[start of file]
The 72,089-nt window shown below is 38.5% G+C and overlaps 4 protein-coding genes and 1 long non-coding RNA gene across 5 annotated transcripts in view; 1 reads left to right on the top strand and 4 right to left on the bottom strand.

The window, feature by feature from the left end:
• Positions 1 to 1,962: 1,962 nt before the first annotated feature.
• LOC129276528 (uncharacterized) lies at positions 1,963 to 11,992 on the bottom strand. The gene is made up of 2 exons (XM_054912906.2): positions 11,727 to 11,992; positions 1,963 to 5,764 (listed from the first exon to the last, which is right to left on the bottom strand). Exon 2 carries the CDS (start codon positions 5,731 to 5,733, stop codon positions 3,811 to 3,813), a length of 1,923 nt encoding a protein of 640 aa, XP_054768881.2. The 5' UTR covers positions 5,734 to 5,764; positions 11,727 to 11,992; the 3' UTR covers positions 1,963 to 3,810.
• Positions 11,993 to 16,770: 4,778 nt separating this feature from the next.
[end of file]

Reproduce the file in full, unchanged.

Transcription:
The 72,089-nt window shown below is 38.5% G+C and overlaps 4 protein-coding genes and 1 long non-coding RNA gene across 5 annotated transcripts in view; 1 reads left to right on the top strand and 4 right to left on the bottom strand.

The window, feature by feature from the left end:
• Positions 1 to 1,962: 1,962 nt before the first annotated feature.
• LOC129276528 (uncharacterized) lies at positions 1,963 to 11,992 on the bottom strand. The gene is made up of 2 exons (XM_054912906.2): positions 11,727 to 11,992; positions 1,963 to 5,764 (listed from the first exon to the last, which is right to left on the bottom strand). Exon 2 carries the CDS (start codon positions 5,731 to 5,733, stop codon positions 3,811 to 3,813), a length of 1,923 nt encoding a protein of 640 aa, XP_054768881.2. The 5' UTR covers positions 5,734 to 5,764; positions 11,727 to 11,992; the 3' UTR covers positions 1,963 to 3,810.
• Positions 11,993 to 16,770: 4,778 nt separating this feature from the next.